According to Renwick with the Fiscal Policy Institute, those low-paid workers, like the dishwashers and bussers, even with wage increases, still don't make enough " especially if they're supporting a family.
"The opposition likes to paint this picture that everyone making minimum wage is high school students or casual workers," said Renwick.
Even with the raise to $7.15 an hour, those making minimum wage, and raising a family, work below the poverty line.
"We feel that this is a basic tenet " if you work full time, you should be able to support your family," said Renwick.
Sen. Hillary Clinton, D-N.Y., an original cosponsor of legislation introduced by Sen. Ted Kennedy, D-Mass., that would increase the federal minimum wage, said, "It is unacceptable that Americans working full time are living in poverty. Every day the minimum wage is not increased, it continues to lose value, and working families fall further behind."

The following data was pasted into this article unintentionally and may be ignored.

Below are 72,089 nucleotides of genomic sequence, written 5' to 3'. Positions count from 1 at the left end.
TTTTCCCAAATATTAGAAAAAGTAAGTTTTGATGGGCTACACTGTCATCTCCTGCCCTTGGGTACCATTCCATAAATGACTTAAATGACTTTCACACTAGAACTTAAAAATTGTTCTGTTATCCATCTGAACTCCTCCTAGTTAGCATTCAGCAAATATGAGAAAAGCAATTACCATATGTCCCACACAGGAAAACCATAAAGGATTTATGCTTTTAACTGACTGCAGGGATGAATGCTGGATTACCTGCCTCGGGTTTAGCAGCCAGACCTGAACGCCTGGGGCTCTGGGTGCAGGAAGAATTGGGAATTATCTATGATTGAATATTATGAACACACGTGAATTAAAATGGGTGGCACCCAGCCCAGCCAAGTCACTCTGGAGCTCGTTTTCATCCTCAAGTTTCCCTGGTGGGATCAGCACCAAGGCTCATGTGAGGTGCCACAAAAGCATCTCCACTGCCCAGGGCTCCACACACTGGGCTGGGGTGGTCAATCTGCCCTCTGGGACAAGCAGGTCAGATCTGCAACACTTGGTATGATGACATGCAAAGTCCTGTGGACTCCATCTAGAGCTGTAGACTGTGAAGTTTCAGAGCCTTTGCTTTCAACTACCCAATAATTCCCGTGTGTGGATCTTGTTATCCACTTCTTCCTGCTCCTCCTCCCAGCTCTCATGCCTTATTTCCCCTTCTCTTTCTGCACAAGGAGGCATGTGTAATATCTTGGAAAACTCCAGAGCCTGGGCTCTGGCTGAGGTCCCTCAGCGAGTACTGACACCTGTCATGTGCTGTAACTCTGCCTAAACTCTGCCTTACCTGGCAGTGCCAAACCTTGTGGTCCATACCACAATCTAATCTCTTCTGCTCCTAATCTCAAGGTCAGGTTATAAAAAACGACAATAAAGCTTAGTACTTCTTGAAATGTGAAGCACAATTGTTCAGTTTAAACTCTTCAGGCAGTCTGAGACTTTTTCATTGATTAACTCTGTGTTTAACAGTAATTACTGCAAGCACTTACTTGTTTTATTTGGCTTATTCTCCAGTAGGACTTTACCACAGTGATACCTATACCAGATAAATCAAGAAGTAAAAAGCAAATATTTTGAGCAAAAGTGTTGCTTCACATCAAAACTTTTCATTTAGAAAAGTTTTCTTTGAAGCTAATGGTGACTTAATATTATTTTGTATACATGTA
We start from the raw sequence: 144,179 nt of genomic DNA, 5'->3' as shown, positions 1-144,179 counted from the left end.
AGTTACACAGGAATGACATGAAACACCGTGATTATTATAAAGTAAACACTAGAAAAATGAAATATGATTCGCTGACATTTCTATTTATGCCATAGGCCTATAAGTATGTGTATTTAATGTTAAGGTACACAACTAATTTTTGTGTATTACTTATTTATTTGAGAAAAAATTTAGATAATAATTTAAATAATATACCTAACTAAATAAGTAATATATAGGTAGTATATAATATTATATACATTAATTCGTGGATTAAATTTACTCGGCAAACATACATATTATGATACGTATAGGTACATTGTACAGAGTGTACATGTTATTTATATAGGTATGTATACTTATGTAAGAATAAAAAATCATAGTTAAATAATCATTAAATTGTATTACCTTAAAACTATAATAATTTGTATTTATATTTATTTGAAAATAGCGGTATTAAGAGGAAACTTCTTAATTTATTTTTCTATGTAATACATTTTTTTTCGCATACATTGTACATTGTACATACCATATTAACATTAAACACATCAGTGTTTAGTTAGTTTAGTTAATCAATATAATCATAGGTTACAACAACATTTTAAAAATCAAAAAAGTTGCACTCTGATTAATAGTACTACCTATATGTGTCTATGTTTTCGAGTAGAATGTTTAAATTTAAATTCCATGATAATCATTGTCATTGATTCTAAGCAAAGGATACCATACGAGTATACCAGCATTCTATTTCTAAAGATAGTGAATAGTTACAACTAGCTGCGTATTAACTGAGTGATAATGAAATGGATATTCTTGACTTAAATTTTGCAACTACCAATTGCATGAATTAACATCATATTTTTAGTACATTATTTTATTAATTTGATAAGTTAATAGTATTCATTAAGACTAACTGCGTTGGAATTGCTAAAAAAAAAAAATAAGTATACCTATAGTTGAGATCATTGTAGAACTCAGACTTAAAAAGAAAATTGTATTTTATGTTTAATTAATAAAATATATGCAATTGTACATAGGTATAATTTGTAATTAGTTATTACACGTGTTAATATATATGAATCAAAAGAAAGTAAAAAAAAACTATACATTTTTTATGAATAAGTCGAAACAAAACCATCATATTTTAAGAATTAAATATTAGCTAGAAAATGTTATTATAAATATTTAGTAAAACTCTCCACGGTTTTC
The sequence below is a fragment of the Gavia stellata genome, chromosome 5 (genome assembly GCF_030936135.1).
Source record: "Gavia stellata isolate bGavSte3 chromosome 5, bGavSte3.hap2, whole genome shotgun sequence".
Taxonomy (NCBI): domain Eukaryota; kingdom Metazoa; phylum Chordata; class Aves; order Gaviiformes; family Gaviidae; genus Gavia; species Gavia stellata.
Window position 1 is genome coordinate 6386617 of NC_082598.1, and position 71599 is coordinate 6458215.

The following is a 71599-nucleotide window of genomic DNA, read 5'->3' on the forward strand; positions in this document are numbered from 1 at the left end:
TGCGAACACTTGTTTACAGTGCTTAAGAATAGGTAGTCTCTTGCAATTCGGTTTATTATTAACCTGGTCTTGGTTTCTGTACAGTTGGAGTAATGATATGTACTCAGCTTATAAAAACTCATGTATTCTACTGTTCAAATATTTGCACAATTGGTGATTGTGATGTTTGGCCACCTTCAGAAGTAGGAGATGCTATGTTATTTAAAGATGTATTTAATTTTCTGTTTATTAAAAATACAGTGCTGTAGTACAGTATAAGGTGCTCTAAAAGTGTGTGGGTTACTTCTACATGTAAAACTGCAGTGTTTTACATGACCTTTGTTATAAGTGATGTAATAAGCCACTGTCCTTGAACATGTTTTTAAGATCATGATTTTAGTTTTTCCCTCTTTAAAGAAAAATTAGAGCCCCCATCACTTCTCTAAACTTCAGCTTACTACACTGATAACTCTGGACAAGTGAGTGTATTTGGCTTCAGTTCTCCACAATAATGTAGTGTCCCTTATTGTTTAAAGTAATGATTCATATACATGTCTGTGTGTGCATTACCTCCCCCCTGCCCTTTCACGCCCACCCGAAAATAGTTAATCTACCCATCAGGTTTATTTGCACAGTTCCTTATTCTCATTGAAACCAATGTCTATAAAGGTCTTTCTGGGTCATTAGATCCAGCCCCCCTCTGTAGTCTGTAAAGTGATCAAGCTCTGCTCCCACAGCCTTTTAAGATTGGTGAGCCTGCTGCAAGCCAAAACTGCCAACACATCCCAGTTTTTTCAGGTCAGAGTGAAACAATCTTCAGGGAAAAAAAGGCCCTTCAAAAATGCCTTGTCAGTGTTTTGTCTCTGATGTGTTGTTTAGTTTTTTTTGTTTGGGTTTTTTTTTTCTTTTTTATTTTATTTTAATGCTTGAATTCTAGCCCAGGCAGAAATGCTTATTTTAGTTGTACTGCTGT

The last time a full-time minimum wage worker lived near or above the poverty line was around 1970, said Renwick, adding that to get back to that level, minimum wage would need to increase to at least $8.50 an hour over the next couple of years. One solution, said Renwick, is having legislation that would make the minimum wage increase automatically each year so "we don't have this fight every three years."
"We'd like to see a movement where we could at least get back to where we were around 1970," said Renwick. "
SIDEBAR: Keep the change By JESSICA HARDING, Spotlight Staff
Working for minimum wage can seem thankless at times, but some food-service jobs have hourly salaries that clock in far under the state minimum. When minimum wage in New York was increased to $7.15 per hour at the beginning of the year, it was set at $4.60 per hour for food servers. The idea is that tips make up the difference.